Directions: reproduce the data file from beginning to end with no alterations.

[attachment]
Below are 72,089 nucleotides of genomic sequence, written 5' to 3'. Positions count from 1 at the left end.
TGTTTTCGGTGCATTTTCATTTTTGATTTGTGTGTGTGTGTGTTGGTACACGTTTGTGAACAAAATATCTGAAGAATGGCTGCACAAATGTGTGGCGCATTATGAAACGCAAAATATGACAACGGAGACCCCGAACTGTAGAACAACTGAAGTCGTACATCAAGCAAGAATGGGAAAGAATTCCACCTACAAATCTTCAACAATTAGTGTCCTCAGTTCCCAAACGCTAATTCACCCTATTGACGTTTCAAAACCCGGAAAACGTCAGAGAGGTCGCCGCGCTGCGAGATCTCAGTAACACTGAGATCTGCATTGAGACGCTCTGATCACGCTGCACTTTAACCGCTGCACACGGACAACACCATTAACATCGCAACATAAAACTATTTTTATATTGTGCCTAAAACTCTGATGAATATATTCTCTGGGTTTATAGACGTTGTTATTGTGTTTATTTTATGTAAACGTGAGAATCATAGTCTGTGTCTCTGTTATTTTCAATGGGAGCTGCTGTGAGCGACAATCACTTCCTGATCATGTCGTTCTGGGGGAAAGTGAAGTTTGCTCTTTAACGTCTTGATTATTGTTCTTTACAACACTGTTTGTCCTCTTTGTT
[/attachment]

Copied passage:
Below are 72,089 nucleotides of genomic sequence, written 5' to 3'. Positions count from 1 at the left end.
TGTTTTCGGTGCATTTTCATTTTTGATTTGTGTGTGTGTGTGTTGGTACACGTTTGTGAACAAAATATCTGAAGAATGGCTGCACAAATGTGTGGCGCATTATGAAACGCAAAATATGACAACGGAGACCCCGAACTGTAGAACAACTGAAGTCGTACATCAAGCAAGAATGGGAAAGAATTCCACCTACAAATCTTCAACAATTAGTGTCCTCAGTTCCCAAACGCTAATTCACCCTATTGACGTTTCAAAACCCGGAAAACGTCAGAGAGGTCGCCGCGCTGCGAGATCTCAGTAACACTGAGATCTGCATTGAGACGCTCTGATCACGCTGCACTTTAACCGCTGCACACGGACAACACCATTAACATCGCAACATAAAACTATTTTTATATTGTGCCTAAAACTCTGATGAATATATTCTCTGGGTTTATAGACGTTGTTATTGTGTTTATTTTATGTAAACGTGAGAATCATAGTCTGTGTCTCTGTTATTTTCAATGGGAGCTGCTGTGAGCGACAATCACTTCCTGATCATGTCGTTCTGGGGGAAAGTGAAGTTTGCTCTTTAACGTCTTGATTATTGTTCTTTACAACACTGTTTGTCCTCTTTGTT